By David Rock
(The summary is mine based on excerpts, the graphics are not from the book).
Making decisions and solving problems relies heavily on a region of the brain called the prefrontal cortex. This is the last major region of the brain to develop during human evolution and occupies a mere 4% to 5% of the total volume of the brain. The prefrontal cortex holds the contents of our minds at any one point; this is where we hold thoughts that are not being generated from external sources or from our sense organs.
Five functions make up the majority of conscious thought, namely:
2. decision – where we hold two concepts / thoughts in our attention, compare them to one another and make a value judgment or choice between them
3. recollection – calling to attention thoughts / concepts from long term memory
4. memorization – to hold a thought / concept in attention long enough for it to get lodged in the long term memory
5. inhibiting – keeping certain thoughts / concepts from intruding into ones attention
Conscious mental activity involving a combination of one or more of the above 5 is extremely resource intensive and consumes metabolic resources at very high rates. This places limitations on the use of the prefrontal cortex – it is energy intensive and hence subject to fatigue. Prioritizing the use of this ‘thought engine’ is therefore very important. However, ‘prioritizing’ itself is a very resource intensive use of the prefrontal cortex because it involves imagining and moving around concepts of which we have no direct experience – since it deals with mental activities to be done at some point in the future. Also prioritizing makes use all the above 5 brain functions – understanding new ideas – tasks and projects, making decisions, recollecting, memorizing and inhibiting all at once! Prioritizing work in a knowledge economy involving conceptual projects can be very mentally taxing.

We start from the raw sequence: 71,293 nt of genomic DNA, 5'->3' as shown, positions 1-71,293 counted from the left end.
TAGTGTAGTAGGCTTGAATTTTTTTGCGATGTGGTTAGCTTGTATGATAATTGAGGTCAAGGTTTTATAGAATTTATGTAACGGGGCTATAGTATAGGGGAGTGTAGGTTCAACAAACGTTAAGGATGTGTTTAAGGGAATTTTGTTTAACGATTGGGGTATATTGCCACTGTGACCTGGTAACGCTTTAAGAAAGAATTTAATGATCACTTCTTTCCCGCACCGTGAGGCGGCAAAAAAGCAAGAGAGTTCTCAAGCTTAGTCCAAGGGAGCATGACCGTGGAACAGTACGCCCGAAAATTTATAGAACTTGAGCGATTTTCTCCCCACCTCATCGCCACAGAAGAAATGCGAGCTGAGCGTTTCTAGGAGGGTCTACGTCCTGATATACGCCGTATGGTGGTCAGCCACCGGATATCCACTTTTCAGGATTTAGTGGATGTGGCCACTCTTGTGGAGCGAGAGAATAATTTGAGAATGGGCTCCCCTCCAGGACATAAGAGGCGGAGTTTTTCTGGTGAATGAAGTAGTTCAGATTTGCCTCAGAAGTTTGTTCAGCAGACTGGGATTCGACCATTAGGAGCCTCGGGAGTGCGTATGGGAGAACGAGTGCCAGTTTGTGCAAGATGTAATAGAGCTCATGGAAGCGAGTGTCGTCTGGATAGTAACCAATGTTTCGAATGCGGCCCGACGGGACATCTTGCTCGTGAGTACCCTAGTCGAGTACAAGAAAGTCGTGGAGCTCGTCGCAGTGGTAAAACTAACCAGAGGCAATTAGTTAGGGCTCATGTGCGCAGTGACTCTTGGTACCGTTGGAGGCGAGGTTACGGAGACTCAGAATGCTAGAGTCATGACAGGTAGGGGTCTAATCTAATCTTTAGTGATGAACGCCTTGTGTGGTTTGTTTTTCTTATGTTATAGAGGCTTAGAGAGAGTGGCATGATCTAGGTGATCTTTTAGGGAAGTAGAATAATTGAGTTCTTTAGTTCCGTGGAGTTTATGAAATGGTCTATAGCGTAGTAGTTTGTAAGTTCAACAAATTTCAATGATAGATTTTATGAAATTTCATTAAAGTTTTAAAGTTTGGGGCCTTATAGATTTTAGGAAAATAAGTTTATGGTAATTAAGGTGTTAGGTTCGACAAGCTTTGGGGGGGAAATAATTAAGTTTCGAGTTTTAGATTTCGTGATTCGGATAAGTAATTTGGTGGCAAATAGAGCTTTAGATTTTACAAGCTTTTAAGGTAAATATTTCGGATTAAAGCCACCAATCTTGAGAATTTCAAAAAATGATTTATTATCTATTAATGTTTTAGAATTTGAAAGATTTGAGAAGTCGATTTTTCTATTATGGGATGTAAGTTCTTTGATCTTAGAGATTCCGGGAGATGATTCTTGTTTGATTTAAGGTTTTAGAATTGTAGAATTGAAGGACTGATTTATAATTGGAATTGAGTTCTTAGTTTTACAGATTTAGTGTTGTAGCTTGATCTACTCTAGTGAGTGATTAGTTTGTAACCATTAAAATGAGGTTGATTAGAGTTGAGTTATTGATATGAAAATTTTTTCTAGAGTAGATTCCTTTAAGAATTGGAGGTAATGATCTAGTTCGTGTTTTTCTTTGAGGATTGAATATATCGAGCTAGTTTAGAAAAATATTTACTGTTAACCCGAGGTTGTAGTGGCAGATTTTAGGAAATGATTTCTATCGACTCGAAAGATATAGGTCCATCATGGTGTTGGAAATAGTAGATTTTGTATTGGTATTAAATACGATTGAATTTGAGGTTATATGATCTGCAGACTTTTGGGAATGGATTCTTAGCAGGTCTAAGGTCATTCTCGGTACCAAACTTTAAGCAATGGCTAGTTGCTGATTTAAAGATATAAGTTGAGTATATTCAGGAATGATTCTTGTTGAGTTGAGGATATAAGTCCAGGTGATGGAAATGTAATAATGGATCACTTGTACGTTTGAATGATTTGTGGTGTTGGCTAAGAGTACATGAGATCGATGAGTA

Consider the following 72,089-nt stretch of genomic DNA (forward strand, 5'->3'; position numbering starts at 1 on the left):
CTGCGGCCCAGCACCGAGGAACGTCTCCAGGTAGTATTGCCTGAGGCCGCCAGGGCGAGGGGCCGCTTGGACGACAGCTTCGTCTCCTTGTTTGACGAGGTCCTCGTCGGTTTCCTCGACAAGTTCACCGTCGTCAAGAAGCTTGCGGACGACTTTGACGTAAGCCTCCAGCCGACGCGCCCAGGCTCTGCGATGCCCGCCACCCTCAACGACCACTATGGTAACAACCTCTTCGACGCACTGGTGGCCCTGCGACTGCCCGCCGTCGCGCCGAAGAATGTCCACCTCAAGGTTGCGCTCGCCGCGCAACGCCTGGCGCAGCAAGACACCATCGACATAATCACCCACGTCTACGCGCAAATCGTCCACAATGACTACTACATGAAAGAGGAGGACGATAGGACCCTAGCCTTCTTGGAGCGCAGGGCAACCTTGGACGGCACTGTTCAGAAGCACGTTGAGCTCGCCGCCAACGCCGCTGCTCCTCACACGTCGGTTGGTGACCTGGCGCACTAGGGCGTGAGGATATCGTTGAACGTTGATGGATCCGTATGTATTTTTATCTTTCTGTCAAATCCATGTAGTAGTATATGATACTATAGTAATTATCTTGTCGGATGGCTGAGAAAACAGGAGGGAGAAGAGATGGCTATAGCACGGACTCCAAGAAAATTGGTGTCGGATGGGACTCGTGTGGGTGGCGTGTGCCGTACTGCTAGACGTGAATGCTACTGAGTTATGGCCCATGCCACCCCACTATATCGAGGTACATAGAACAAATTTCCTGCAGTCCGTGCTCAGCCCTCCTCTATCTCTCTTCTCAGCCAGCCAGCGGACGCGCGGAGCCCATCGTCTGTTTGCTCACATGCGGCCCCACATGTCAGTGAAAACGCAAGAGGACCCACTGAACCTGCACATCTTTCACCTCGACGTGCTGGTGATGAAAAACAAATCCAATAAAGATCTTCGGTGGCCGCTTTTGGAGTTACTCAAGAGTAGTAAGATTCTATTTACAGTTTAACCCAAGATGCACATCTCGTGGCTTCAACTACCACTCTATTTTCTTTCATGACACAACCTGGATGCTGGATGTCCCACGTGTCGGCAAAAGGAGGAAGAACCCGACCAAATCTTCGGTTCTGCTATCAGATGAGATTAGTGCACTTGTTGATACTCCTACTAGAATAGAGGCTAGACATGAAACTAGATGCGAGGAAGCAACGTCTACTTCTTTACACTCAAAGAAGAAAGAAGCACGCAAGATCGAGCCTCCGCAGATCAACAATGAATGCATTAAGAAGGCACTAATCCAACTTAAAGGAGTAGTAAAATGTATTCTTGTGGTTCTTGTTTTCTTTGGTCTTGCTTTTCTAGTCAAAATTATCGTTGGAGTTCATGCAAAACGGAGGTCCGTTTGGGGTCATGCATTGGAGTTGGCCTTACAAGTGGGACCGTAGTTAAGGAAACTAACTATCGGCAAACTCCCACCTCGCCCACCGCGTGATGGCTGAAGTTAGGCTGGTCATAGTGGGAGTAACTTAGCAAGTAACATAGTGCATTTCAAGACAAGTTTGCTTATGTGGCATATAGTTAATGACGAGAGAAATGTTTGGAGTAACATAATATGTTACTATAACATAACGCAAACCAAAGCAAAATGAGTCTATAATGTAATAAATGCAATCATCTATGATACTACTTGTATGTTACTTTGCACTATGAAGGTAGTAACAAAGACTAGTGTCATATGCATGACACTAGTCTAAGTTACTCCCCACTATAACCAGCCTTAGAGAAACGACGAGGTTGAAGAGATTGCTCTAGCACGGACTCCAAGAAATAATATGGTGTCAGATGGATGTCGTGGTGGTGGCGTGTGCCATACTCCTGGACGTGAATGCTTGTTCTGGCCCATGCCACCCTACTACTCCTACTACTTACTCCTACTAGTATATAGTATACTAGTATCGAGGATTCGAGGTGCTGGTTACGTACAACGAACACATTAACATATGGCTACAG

A few suggestions to making this more efficient and less taxing;
1. Using visuals: The visual cortex is activated when we see actual pictures or use metaphors or stories – generate a picture in the mind’s eye. Visuals are rich in information and yet relatively easier for our brains to manipulate
2. Writing: Getting some key concepts / information out of our heads and on to paper